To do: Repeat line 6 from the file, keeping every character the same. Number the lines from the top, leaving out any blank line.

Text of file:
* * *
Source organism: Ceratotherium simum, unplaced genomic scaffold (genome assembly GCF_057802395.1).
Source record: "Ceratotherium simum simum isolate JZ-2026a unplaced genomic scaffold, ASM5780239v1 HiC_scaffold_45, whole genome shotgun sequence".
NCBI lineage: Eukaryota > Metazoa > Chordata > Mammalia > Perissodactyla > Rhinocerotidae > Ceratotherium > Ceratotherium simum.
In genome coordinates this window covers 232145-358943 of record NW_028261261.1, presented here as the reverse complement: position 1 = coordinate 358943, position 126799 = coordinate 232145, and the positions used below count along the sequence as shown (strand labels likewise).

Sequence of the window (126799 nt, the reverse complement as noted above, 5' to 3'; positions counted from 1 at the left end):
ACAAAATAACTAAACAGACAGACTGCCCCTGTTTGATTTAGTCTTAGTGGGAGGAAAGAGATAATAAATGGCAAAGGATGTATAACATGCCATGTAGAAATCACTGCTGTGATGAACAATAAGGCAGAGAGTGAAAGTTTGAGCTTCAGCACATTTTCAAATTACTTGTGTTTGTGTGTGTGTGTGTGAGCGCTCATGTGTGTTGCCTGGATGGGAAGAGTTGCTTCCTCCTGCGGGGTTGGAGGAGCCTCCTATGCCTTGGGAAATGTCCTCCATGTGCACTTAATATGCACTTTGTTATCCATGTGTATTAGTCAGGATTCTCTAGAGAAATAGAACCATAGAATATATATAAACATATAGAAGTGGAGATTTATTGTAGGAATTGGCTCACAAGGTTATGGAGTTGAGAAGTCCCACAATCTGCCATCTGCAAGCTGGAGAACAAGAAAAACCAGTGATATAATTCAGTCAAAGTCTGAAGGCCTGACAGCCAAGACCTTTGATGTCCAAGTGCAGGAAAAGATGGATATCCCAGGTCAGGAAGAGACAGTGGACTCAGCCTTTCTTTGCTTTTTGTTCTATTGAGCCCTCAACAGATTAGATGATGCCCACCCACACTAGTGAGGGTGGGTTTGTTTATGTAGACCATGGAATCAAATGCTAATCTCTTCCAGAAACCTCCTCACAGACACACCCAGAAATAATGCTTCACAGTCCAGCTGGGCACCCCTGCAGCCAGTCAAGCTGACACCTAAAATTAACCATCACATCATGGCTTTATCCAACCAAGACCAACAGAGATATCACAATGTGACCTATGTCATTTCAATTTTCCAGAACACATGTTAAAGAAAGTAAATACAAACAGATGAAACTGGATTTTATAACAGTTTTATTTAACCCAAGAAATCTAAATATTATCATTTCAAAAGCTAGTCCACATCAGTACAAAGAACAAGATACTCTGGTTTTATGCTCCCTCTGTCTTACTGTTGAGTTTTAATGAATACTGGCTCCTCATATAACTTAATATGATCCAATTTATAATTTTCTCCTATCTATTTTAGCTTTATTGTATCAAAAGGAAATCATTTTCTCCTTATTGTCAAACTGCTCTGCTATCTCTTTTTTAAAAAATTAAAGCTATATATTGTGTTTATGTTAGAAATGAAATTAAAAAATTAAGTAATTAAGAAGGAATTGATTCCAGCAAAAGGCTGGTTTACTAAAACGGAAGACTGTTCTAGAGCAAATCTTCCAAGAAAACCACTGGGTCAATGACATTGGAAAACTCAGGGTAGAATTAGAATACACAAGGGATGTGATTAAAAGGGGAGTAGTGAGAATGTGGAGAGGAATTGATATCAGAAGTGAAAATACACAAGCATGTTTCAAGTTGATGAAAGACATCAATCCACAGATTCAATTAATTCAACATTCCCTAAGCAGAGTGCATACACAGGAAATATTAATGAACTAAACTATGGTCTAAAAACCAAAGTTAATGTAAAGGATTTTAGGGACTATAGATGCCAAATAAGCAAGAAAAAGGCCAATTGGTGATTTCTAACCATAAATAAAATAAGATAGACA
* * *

ACAAAATAACTAAACAGACAGACTGCCCCTGTTTGATTTAGTCTTAGTGGGAGGAAAGAGATAATAAATGGCAAAGGATGTATAACATGCCATGTAGAAATCACTGCTGTGATGAACAATAAGGCAGAGAGTGAAAGTTTGAGCTTCAGCACATTTTCAAATTACTTGTGTTTGTGTGTGTGTGTGTGAGCGCTCATGTGTGTTGCCTGGATGGGAAGAGTTGCTTCCTCCTGCGGGGTTGGAGGAGCCTCCTATGCCTTGGGAAATGTCCTCCATGTGCACTTAATATGCACTTTGTTATCCATGTGTATTAGTCAGGATTCTCTAGAGAAATAGAACCATAGAATATATATAAACATATAGAAGTGGAGATTTATTGTAGGAATTGGCTCACAAGGTTATGGAGTTGAGAAGTCCCACAATCTGCCATCTGCAAGCTGGAGAACAAGAAAAACCAGTGATATAATTCAGTCAAAGTCTGAAGGCCTGACAGCCAAGACCTTTGATGTCCAAGTGCAGGAAAAGATGGATATCCCAGGTCAGGAAGAGACAGTGGACTCAGCCTTTCTTTGCTTTTTGTTCTATTGAGCCCTCAACAGATTAGATGATGCCCACCCACACTAGTGAGGGTGGGTTTGTTTATGTAGACCATGGAATCAAATGCTAATCTCTTCCAGAAACCTCCTCACAGACACACCCAGAAATAATGCTTCACAGTCCAGCTGGGCACCCCTGCAGCCAGTCAAGCTGACACCTAAAATTAACCATCACATCATGGCTTTATCCAACCAAGACCAACAGAGATATCACAATGTGACCTATGTCATTTCAATTTTCCAGAACACATGTTAAAGAAAGTAAATACAAACAGATGAAACTGGATTTTATAACAGTTTTATTTAACCCAAGAAATCTAAATATTATCATTTCAAAAGCTAGTCCACATCAGTACAAAGAACAAGATACTCTGGTTTTATGCTCCCTCTGTCTTACTGTTGAGTTTTAATGAATACTGGCTCCTCATATAACTTAATATGATCCAATTTATAATTTTCTCCTATCTATTTTAGCTTTATTGTATCAAAAGGAAATCATTTTCTCCTTATTGTCAAACTGCTCTGCTATCTCTTTTTTAAAAAATTAAAGCTATATATTGTGTTTATGTTAGAAATGAAATTAAAAAATTAAGTAATTAAGAAGGAATTGATTCCAGCAAAAGGCTGGTTTACTAAAACGGAAGACTGTTCTAGAGCAAATCTTCCAAGAAAACCACTGGGTCAATGACATTGGAAAACTCAGGGTAGAATTAGAATACACAAGGGATGTGATTAAAAGGGGAGTAGTGAGAATGTGGAGAGGAATTGATATCAGAAGTGAAAATACACAAGCATGTTTCAAGTTGATGAAAGACATCAATCCACAGATTCAATTAATTCAACATTCCCTAAGCAGAGTGCATACACAGGAAATATTAATGAACTAAACTATGGTCTAAAAACCAAAGTTAATGTAAAGGATTTTAGGGACTATAGATGCCAAATAAGCAAGAAAAAGGCCAATTGGTGATTTCTAACCATAAATAAAATAAGATAGACA